Background Informed consent is frequently misunderstood as something that only applies to research trials or a form that a patient signs to indicate understanding and agreement when undergoing an invasive procedure. This Fast Fact reviews the legal basis for informed consent. Fast Fact #165 will discuss common myths about informed consent in the care of seriously ill and dying patients.
Definition Informed consent is a process, not a signature, whereby a physician discloses key information to help patients make a choice among healthcare options. The informed consent process requires that three conditions be met: a) the patient is able to make a voluntary choice, b) the patient is informed (see below), and c) the patient has the capacity to make medical decisions.
Legal Standard The legal standard of informed consent varies between states. Some use: what a reasonable patient would want to know; in other states the standard is, what a reasonable physician should provide. A failure to meet the legal standard may meet the threshold for liability.
Information No matter which legal standard is operational, the consensus among national medical and ethical organizations is that following information should be provided to meet the spirit of the informed consent doctrine:
- The patient’s diagnosis, if known;
- The nature, purpose, risks and benefits of a proposed treatment or procedure;
- The nature, purpose, risks and benefits of alternative treatments or procedures;
- The risks and benefits of not receiving or undergoing a treatment or procedure.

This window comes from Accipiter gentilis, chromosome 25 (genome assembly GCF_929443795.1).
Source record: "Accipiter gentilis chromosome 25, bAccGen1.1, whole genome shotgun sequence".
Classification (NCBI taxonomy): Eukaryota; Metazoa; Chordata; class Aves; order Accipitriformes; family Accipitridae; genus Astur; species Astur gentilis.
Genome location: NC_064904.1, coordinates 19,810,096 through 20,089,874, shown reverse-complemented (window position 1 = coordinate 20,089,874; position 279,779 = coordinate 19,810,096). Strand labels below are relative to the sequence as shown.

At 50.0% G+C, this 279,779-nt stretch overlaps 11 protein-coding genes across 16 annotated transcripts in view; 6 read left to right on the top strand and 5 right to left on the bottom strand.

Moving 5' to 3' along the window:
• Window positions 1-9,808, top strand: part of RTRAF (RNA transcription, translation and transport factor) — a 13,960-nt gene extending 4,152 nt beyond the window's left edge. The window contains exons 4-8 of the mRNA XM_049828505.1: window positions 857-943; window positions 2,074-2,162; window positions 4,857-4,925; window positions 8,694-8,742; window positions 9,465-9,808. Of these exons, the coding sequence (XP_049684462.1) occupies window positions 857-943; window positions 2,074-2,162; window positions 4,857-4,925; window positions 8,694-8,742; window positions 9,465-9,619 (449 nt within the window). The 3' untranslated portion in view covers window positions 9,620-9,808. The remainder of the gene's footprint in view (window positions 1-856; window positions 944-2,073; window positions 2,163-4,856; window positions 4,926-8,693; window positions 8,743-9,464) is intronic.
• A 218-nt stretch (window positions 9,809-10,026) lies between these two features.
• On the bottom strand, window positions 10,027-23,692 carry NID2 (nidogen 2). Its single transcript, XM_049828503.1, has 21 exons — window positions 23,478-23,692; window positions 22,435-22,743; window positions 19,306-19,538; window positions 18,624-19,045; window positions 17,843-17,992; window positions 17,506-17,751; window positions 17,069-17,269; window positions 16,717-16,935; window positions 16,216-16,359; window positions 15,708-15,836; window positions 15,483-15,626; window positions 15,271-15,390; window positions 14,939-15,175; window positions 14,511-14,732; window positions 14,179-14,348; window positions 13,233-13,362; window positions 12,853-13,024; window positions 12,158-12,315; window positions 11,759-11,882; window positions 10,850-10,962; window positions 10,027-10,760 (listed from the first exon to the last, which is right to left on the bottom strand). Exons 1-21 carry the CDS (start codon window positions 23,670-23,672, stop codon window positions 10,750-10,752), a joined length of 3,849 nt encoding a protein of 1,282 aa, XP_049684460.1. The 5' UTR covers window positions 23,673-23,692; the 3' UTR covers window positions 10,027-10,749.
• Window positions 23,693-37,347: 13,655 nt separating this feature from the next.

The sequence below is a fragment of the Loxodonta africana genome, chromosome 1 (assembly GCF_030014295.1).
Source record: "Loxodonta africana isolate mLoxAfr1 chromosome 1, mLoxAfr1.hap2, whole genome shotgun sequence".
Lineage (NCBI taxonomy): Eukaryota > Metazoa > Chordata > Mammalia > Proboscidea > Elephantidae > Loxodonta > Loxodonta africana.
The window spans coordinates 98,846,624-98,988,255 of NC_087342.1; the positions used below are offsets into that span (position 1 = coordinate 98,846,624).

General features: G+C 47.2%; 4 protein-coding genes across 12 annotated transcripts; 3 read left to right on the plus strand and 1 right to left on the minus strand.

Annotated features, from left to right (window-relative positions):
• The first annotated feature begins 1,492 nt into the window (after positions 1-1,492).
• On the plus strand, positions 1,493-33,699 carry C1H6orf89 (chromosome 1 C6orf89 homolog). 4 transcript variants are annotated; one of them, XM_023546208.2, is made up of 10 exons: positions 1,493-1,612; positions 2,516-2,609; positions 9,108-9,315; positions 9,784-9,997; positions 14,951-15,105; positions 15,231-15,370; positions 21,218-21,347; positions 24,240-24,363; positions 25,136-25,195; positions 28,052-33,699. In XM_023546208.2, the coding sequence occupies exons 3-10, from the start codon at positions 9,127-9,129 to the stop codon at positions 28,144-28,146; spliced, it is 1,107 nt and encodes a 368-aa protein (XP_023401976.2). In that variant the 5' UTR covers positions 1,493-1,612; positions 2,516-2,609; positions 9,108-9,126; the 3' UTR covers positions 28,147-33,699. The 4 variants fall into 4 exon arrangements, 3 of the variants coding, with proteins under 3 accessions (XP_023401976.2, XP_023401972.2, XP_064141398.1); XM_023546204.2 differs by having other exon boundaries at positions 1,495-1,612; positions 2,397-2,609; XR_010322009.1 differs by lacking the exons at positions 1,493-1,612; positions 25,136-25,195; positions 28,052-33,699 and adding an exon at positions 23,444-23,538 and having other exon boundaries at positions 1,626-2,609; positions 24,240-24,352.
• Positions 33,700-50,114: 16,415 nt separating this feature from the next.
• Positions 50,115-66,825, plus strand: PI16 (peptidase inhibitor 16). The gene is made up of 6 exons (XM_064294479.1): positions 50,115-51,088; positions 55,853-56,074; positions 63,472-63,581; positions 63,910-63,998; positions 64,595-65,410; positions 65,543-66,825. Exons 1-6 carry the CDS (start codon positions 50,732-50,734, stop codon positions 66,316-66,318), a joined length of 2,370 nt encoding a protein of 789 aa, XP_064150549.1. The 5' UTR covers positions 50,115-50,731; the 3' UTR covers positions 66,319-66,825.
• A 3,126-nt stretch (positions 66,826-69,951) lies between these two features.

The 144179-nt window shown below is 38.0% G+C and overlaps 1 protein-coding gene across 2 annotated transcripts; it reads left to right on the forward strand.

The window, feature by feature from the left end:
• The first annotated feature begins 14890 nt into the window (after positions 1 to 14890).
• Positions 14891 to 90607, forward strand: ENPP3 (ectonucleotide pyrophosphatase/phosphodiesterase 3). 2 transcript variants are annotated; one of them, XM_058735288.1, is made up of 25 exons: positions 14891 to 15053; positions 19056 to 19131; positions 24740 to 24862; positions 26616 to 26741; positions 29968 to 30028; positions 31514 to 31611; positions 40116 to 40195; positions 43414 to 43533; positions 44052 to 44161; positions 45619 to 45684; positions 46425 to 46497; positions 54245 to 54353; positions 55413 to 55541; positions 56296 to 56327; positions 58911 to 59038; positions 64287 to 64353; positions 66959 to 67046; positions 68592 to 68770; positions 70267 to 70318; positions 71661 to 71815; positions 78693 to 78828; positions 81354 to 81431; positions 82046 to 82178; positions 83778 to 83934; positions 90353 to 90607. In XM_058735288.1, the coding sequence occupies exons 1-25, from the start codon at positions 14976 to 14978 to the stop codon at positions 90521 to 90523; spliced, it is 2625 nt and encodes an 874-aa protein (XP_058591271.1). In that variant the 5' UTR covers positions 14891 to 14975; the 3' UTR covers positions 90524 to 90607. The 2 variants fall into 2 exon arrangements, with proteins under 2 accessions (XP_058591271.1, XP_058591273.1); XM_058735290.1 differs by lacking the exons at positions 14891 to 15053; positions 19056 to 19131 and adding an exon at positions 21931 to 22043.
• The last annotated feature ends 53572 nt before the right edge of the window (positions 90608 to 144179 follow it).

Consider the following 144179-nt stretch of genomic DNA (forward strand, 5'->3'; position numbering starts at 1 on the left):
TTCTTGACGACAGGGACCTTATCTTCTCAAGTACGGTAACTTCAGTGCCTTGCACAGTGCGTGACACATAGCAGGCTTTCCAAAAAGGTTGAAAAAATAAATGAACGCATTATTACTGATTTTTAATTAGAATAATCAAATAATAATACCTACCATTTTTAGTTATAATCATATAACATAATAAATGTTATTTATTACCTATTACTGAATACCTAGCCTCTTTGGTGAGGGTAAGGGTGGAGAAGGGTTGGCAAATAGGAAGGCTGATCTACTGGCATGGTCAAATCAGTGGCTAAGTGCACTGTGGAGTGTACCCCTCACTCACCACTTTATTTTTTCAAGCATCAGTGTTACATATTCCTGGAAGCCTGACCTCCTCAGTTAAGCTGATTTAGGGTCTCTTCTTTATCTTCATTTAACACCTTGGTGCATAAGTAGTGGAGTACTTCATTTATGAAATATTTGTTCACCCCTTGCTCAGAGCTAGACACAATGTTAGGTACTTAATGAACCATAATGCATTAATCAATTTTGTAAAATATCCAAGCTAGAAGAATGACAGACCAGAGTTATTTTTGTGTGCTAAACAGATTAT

Emergency Exception to Informed Consent—physicians may proceed with treatment in emergency situations when all of the following criteria are met:
- Life threatening emergency and time is of the essence.
- Patient is not decisional and no legal surrogate decision maker is available.
- Reasonable person would consent to the emergency treatment.
Therapeutic Privilege A long-standing legal principle is that physicians may withhold information if they believe the information would harm the patient. The use of this privilege should be restricted to rare instances when there is good evidence that providing information will upset a patient so he/she “could not rationally engage in a conversation about therapeutic options and consequences” (Meisel 1996). Physicians should not use the privilege out of concern that with information, the patient will refuse a recommended treatment, nor out of fear of provoking normal emotional reactions to bad news.
Summary The purpose of the informed consent doctrine is to promote autonomy of the individual in medical decision making (Meisel 1996). However, the informed consent process is often viewed by physicians as being counter to an equally desirable social goal – a physician’s responsibility for a patient’s well-being and promotion of health. The point of balance between these two social goals is frequently misunderstood, and will be discussed in the next Fast Fact.
- American Medical Association. Informed Consent. Available at: http://www.ama-assn.org/ama/pub/physician-resources/medical-ethics/code-medical-ethics/opinion808.page.
- American Medical Association. AMA Position on Provision of Life-Sustaining Medical Treatment. Available at: http://www.ama-assn.org/ama/pub/physician-resources/medical-ethics/about-ethics-group/ethics-resource-center/end-of-life-care/ama-policy-provision-life-sustaining-medical.page
- Meisel A and Kuczewski. Legal and ethical myths about informed consent. Arch Int Med. 1996; 156:2521-2526.
- Weissman DE. Decision making at a time of crisis near the end of life. JAMA. 2004; 292:1738-1743.
Version History: This Fast Fact was originally edited by David E Weissman MD and published in September 2006. Version re-copy-edited in April 2009; then again July 2015: web-links updated.
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